The Lady and the Unicorn

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The Lady and the Unicorn: À mon seul désir (Musée national du Moyen Âge, Paris)

The Lady and the Unicorn (French: La Dame à la licorne) is the modern title given to a series of six tapestries woven in Flanders from wool and silk, from designs ("cartoons") drawn in Paris around 1500.[1] The set, on display in the Musée national du Moyen Âge (former Musée de Cluny) in Paris, is often considered one of the greatest works of art of the Middle Ages in Europe.

Five of the tapestries are commonly interpreted as depicting the five senses – taste, hearing, sight, smell, and touch. The sixth displays the words "À mon seul désir". The tapestry's meaning is obscure, but has been interpreted as representing love or understanding. Each of the six tapestries depicts a noble lady with the unicorn on her left and a lion on her right; some include a monkey in the scene. The pennants, as well as the armour of the Unicorn and Lion in the tapestry bear the arms of the sponsor, Jean Le Viste, a powerful nobleman in the court of King Charles VII. However, a very recent study of the heraldry appears to lend credence to another hypothesis - previously dismissed - that the real sponsor of the tapestry is Antoine II Le Viste (1470-1534), a descendant of the younger branch of the Le Viste family and an important figure at the court of Charles VIII, Louis XII and François I.[2]

The tapestries are created in the style of mille-fleurs (meaning: "thousand flowers").

The tapestries were rediscovered in 1841 by Prosper Mérimée in Boussac castle (owned at the time by the subprefect of the Creuse) where they had been suffering damage from their storage conditions. In 1844 the novelist George Sand saw them and brought public attention to the tapestries in her works at the time (most notably in her novel Jeanne), in which she correctly dated them to the end of the fifteenth century, using the ladies' costumes for reference.[3] Nevertheless, the artefacts continued to be threatened by damp and mould until 1863, when they were brought to the Thermes du Cluny in Paris. Careful conservation has restored them nearly to their former glory. They are presently on display in the Musée de Cluny (Musée du Moyen-Âge), Paris.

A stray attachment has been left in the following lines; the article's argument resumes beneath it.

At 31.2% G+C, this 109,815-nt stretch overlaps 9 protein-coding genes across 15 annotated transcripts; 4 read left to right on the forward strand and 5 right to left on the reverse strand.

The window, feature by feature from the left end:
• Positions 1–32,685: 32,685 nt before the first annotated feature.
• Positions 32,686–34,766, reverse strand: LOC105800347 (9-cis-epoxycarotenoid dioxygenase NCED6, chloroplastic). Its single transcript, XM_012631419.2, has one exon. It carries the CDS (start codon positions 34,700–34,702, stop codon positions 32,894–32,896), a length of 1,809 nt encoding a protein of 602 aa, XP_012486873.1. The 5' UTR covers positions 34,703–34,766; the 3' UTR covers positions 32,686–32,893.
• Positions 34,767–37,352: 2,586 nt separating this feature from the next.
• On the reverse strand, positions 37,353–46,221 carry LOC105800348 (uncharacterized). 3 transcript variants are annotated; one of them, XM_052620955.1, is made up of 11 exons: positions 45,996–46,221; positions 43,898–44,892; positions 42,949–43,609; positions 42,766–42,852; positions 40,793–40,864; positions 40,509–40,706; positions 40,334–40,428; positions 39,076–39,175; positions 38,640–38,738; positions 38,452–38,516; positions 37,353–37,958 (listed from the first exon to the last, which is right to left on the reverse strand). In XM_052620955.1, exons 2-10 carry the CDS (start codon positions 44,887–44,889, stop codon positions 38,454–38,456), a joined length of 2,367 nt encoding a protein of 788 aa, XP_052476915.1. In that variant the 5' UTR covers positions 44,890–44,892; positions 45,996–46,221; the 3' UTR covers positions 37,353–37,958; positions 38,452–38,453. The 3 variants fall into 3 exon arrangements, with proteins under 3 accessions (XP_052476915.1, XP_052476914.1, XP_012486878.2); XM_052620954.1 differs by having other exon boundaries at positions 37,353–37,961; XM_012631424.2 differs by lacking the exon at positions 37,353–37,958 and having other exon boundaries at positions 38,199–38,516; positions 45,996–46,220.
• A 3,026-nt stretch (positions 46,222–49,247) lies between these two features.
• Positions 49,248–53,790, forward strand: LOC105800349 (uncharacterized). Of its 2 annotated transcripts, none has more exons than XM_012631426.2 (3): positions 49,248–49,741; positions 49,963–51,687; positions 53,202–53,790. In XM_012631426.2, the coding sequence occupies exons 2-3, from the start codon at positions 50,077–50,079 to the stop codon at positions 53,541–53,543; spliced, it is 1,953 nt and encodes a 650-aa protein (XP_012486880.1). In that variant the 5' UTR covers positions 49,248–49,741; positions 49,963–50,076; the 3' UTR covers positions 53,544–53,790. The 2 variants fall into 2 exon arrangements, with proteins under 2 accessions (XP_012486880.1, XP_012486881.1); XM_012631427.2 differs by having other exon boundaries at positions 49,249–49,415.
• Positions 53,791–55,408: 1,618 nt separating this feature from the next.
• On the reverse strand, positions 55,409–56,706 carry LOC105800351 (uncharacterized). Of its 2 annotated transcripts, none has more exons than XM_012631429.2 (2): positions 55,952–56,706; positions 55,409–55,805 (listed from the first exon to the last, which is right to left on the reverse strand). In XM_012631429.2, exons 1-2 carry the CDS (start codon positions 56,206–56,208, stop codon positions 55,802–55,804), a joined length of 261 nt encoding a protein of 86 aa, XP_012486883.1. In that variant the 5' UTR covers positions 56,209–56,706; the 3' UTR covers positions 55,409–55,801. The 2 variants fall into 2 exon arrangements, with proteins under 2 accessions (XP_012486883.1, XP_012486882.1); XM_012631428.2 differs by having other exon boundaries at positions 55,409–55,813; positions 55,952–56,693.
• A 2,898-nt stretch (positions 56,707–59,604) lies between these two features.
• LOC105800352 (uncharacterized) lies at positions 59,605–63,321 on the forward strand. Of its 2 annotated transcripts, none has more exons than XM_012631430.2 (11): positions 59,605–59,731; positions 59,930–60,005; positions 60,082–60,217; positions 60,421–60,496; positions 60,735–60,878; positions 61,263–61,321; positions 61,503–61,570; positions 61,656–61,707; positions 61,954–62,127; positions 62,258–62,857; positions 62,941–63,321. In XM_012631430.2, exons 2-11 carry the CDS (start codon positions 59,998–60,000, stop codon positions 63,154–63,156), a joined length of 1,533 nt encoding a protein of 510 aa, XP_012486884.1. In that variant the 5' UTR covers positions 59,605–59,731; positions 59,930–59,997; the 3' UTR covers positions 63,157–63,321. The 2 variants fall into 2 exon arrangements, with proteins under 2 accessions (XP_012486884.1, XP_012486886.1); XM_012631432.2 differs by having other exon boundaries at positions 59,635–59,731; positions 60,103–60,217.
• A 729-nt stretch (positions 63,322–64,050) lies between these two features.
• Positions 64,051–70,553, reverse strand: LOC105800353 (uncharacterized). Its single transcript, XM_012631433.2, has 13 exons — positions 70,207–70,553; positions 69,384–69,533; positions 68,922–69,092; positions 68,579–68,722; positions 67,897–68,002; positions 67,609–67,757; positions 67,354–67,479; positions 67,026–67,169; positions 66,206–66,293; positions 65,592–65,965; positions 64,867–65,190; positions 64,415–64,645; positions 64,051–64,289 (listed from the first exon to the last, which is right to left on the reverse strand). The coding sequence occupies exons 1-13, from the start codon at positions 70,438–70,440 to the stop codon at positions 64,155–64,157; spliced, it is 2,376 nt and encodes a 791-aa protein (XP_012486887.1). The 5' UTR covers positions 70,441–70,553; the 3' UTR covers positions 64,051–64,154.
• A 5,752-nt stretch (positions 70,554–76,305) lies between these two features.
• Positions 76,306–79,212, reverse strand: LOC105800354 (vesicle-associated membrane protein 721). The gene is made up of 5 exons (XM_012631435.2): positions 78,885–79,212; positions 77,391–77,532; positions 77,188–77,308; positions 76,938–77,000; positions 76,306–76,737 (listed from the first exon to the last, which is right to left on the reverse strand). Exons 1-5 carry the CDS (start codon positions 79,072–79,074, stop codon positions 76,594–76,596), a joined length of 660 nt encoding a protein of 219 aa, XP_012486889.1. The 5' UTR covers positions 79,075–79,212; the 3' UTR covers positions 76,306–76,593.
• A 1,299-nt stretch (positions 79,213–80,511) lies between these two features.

The tapestries[edit]

Edmond du Sommerard, curator of the Musée de Cluny, who bought the tapestry

The lady stands with one hand touching the unicorn's horn, and the other holding up the pennant. The lion sits to the side and looks on.


The lady is taking sweets from a dish held by a maidservant. Her eyes are on a parakeet on her upheld left hand. The lion and the unicorn are both standing on their hind legs reaching up to pennants that frame the lady on either side. The monkey is at her feet, eating one of the sweetmeats.


The lady stands, making a wreath of flowers. Her maidservant holds a basket of flowers within her easy reach. Again, the lion and unicorn frame the lady while holding on to the pennants. The monkey has stolen a flower which he is smelling, providing the key to the allegory.


The lady plays a portative organ on top of a table covered with a Oriental rug. Her maidservant stands to the opposite side and operates the bellows. The lion and unicorn once again frame the scene holding up the pennants. Just as on all the other tapestries, the unicorn is to the lady's left and the lion to her right - a common denominator to all the tapestries.


The lady is seated, holding a mirror up in her right hand. The unicorn kneels on the ground, with his front legs in the lady's lap, from which he gazes at his reflection in the mirror. The lion on the left holds up a pennant.